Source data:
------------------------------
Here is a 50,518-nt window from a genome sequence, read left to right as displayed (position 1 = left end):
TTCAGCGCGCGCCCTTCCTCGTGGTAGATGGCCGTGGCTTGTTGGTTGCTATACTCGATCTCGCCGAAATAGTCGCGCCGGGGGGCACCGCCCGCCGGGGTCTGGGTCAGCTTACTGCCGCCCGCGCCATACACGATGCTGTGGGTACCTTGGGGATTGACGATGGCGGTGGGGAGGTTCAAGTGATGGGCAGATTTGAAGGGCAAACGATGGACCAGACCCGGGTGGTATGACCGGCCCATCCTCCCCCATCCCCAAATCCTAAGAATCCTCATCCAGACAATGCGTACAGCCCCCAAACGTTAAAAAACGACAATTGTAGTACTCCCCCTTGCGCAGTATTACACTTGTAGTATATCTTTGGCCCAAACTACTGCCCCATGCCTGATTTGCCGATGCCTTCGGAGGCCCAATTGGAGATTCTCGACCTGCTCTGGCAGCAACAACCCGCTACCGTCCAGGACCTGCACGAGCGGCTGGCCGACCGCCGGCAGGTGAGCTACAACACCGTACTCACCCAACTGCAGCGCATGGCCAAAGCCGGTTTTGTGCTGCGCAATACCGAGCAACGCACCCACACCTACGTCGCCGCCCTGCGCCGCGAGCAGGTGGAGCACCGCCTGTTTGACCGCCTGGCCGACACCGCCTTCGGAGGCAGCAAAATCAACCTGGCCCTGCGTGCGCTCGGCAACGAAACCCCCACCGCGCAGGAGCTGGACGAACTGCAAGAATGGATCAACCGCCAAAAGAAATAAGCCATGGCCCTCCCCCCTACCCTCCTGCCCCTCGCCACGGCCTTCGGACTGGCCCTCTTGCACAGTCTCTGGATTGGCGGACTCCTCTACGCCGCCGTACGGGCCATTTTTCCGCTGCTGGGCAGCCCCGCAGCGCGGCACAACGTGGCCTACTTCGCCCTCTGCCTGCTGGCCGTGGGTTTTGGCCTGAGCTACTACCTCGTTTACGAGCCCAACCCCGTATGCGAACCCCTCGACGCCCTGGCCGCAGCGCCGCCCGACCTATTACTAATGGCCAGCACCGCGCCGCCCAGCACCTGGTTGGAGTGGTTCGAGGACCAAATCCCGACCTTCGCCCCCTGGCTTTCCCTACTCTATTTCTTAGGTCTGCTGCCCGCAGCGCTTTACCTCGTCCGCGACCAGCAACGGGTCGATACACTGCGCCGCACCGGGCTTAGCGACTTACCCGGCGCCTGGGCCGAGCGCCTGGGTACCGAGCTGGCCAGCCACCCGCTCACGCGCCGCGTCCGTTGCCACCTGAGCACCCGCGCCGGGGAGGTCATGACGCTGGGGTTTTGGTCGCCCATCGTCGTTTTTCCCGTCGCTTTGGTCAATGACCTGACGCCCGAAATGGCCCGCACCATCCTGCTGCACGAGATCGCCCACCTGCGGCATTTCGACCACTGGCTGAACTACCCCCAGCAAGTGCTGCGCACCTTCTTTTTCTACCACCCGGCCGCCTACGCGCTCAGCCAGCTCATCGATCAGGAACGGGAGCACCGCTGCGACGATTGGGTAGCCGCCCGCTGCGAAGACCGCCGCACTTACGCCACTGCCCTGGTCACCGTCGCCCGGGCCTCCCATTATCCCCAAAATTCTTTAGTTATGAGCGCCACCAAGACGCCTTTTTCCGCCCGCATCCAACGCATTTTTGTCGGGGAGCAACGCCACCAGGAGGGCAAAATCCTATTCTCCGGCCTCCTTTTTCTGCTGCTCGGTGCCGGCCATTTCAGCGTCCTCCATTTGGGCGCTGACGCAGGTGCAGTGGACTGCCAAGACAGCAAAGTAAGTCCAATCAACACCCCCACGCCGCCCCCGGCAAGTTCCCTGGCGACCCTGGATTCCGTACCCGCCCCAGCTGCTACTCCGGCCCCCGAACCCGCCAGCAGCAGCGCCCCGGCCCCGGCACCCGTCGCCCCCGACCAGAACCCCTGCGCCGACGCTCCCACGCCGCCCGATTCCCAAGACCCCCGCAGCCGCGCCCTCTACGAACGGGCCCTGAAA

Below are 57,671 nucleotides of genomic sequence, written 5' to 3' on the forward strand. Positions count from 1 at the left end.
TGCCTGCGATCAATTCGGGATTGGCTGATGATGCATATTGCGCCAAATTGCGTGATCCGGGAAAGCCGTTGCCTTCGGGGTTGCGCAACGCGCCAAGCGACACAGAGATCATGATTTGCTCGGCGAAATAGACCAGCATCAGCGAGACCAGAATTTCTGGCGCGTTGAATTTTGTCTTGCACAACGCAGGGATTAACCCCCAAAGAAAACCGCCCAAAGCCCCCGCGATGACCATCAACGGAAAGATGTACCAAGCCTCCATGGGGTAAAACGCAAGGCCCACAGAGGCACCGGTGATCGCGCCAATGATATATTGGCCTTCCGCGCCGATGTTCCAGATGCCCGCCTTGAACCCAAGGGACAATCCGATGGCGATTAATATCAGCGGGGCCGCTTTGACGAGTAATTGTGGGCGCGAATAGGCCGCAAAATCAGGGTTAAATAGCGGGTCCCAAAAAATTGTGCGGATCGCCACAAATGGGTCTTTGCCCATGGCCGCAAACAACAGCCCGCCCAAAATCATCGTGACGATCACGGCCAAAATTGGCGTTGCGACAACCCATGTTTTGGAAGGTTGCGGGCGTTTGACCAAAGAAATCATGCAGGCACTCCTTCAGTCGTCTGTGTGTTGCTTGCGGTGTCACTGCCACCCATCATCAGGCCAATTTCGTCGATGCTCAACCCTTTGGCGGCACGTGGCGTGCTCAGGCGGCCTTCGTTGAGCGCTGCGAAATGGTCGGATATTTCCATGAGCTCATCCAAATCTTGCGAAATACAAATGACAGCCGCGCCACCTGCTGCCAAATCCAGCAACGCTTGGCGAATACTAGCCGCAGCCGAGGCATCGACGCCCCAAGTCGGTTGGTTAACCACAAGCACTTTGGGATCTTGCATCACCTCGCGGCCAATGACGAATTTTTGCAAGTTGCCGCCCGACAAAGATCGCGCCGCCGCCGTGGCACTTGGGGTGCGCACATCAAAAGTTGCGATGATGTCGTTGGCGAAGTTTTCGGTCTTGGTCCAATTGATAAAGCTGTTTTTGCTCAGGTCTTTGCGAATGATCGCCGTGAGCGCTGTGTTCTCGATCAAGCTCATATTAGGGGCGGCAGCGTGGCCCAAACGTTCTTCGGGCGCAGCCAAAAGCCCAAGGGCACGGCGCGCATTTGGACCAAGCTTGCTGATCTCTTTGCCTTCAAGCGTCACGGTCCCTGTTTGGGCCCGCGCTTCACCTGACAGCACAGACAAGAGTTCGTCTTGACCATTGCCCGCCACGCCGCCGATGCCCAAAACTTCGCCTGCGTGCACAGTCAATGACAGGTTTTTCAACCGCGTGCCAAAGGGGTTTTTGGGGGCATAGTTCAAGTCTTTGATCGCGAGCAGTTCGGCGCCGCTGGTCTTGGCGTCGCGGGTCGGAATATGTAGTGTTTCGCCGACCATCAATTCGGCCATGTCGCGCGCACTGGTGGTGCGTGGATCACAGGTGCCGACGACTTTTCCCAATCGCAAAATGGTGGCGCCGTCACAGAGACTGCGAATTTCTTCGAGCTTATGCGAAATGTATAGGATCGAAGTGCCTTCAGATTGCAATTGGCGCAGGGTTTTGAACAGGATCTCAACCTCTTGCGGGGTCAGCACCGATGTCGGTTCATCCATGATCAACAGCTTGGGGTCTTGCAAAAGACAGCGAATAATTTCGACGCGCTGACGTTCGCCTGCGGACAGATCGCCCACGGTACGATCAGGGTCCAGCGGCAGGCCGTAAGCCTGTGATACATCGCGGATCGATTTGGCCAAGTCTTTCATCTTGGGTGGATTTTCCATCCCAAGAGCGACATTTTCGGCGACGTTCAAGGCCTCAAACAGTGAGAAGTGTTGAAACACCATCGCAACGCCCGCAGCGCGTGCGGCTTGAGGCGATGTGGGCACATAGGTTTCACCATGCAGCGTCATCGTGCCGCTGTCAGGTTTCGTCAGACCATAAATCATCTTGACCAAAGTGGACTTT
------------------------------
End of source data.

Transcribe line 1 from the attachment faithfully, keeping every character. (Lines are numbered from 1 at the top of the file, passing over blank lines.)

Here is a 50,518-nt window from a genome sequence, read left to right as displayed (position 1 = left end):